Showcases


#1

At what age would you recommend starting to attend showcases?

There is one Jr. High showcase next month but at this age does it really matter where you rank or is there more to it than that?


#2

Good question, munster.

There is probably no “one-size-fits-all” answer to this. My son (15 yo) has not yet attended any of the business-run showcases, Baseball Factory, Area Code, etc, so…beyond giving players the opportunity of displaying their skills to the coaches/recruiters who attend those, I’m not sure what the younger kids might get out of that.

My impression is that the commercial showcases might better serve the needs of Junior and Senior level HS players, who are really the ones being actively recruited by college coaches.

On the other hand, my boy has attended “prospect camps” at two different universities starting when he was a newly minted 14 yo. I think those experiences have been very valuable for both of us.

While he was on the field, I mixed with the other parents who attended and learned a lot from them about the multi-year process of preparation for success in collegiate-level athletics. (I was not good enough in HS to even consider playing a sport in college, so other peoples’ experiences along these lines have been extremely valuable for me).

Since the serious recruiting at those prospect camps was being done among the Juniors and Seniors, there was basically “no pressure” on the kid to out-perform anyone. He thoroughly enjoyed his opportunities to “play up” in this environment and the older guys treated him very well. At each of the prospect camps he attended, there was a very small group of kids his own age who were also there to get experience “playing up” in a showcase-type environment.

Because there was never any pressure on him, the relaxed kiddo actually did perform well against older competition and he gained a lot of confidence from that.

Even though the two prospect camps had a very different feel in terms of size , they both had some outstanding features:

The coaches took a lot of personal time with small groups, and sometimes 1-on-1, to educate them about the academic requirements of their schools, the qualities they were looking for in prospective players, strategies for planning for a college career that may include high-level sports, etc, etc.

On the field, these prospect camps included many hours of conditioning work, drills, and training led by the college coaches, in addition to several scrimmage games that allowed players to show what they can do under competitive game conditions. Prospect camps typically run for 2 or 3 full days, so there is just lots of opportunity to soak up experience in that setting.

One of the universities also provided a campus tour as part of the prospect camp, which was very inspiring to my son. The other one did not provide a tour, but we stayed at a hotel next to campus and did our own self-guided tour–that was fun, too. (Screw Disneyland and Seaworld, this is our idea of a big vacation…)

The cost of HS prospect camps varies, but all D1 programs have 'em, as far as I can tell. Yes, they make money for the college programs. No, neither the absolute percentages of kids who are recruited from prospect camps, nor the percentage given lucrative athletic scholarships, are large numbers…but that is true of any showcase format, I imagine…there are always more ‘hopefuls’ than ‘successfuls’.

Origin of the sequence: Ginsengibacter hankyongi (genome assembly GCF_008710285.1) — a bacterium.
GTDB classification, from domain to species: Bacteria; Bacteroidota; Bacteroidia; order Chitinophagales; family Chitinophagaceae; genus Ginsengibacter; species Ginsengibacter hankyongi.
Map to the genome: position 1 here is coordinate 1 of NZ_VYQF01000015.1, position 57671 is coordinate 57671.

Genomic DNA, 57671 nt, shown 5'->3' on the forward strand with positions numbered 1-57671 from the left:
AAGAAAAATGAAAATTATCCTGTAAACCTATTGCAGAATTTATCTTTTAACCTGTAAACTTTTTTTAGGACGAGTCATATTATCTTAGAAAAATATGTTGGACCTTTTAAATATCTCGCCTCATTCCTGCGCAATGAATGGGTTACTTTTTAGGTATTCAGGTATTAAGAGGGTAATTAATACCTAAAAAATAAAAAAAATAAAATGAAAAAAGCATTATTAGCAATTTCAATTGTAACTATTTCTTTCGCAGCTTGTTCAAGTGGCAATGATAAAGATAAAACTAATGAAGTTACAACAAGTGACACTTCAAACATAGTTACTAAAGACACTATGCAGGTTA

On the other hand, yes, the coaching staff will track your son’s progress through HS if they have any interest in him as a youngster.

Exposure works both ways, I think: Coaches get to work with your son and evaluate his talent level, projectability, etc and you and your son both get exposed to the expectations those coaches and colleges have for their players. The way I look at it, they are providing a very specialized service that is valuable for kids who may see that pathway as their future.

One of the most valuable things that both my son and I have learned: Grades are important!! Even if you’re the next Randy Johnson, colleges will not be able to recruit you if your HS grades and SAT/ACT scores are below their standards for admission.

Also, prospects need to be aware that academic scholarship money is more widely available than athletic scholarship money–several college recruiters made this point: Good student-athletes who can play at that level, but for one reason or another may not absolutely need athletic money, are very attractive prospects for 35-man college rosters. All D1 colleges get 11.7 scholarships to spread around among their baseball roster, and the number of full rides on any college team is going to be very, very small.


#3

At your sons age, camps run by universities are probably more helpful than anything. Try to find camps that have quality instructors and coaches coming in from other colleges. This is the best way to expose your son to more people in one weekend. Sometimes indoor facilities do this as well, bringing in a few college coaches to run an instructional/showcase camp.

I would say however, that the recruiting process is starting earlier every year. By the time he finishes his HS Freshmen year, it is time to really finding ways to get him as much exposure as possible. This can be from camps, showcases, summer league games, high school season games, and aau travel treams.